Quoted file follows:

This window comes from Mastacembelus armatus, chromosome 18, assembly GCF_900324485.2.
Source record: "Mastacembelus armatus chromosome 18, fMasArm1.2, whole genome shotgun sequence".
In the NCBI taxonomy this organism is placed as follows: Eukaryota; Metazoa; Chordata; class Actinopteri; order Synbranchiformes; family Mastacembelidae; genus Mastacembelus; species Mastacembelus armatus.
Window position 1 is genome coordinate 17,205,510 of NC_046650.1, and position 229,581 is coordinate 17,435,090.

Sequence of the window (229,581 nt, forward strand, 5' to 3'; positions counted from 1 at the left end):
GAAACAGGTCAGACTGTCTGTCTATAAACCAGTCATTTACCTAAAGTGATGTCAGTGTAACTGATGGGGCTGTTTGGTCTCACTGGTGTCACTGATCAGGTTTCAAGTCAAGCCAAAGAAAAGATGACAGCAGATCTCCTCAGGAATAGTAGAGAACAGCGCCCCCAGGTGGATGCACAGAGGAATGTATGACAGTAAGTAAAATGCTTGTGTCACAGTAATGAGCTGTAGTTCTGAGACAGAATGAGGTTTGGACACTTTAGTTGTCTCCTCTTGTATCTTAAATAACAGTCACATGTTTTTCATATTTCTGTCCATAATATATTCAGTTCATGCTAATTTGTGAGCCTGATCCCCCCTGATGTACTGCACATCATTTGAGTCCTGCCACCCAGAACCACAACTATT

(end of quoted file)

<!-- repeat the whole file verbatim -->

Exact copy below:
This window comes from Mastacembelus armatus, chromosome 18, assembly GCF_900324485.2.
Source record: "Mastacembelus armatus chromosome 18, fMasArm1.2, whole genome shotgun sequence".
In the NCBI taxonomy this organism is placed as follows: Eukaryota; Metazoa; Chordata; class Actinopteri; order Synbranchiformes; family Mastacembelidae; genus Mastacembelus; species Mastacembelus armatus.
Window position 1 is genome coordinate 17,205,510 of NC_046650.1, and position 229,581 is coordinate 17,435,090.

Sequence of the window (229,581 nt, forward strand, 5' to 3'; positions counted from 1 at the left end):
GAAACAGGTCAGACTGTCTGTCTATAAACCAGTCATTTACCTAAAGTGATGTCAGTGTAACTGATGGGGCTGTTTGGTCTCACTGGTGTCACTGATCAGGTTTCAAGTCAAGCCAAAGAAAAGATGACAGCAGATCTCCTCAGGAATAGTAGAGAACAGCGCCCCCAGGTGGATGCACAGAGGAATGTATGACAGTAAGTAAAATGCTTGTGTCACAGTAATGAGCTGTAGTTCTGAGACAGAATGAGGTTTGGACACTTTAGTTGTCTCCTCTTGTATCTTAAATAACAGTCACATGTTTTTCATATTTCTGTCCATAATATATTCAGTTCATGCTAATTTGTGAGCCTGATCCCCCCTGATGTACTGCACATCATTTGAGTCCTGCCACCCAGAACCACAACTATT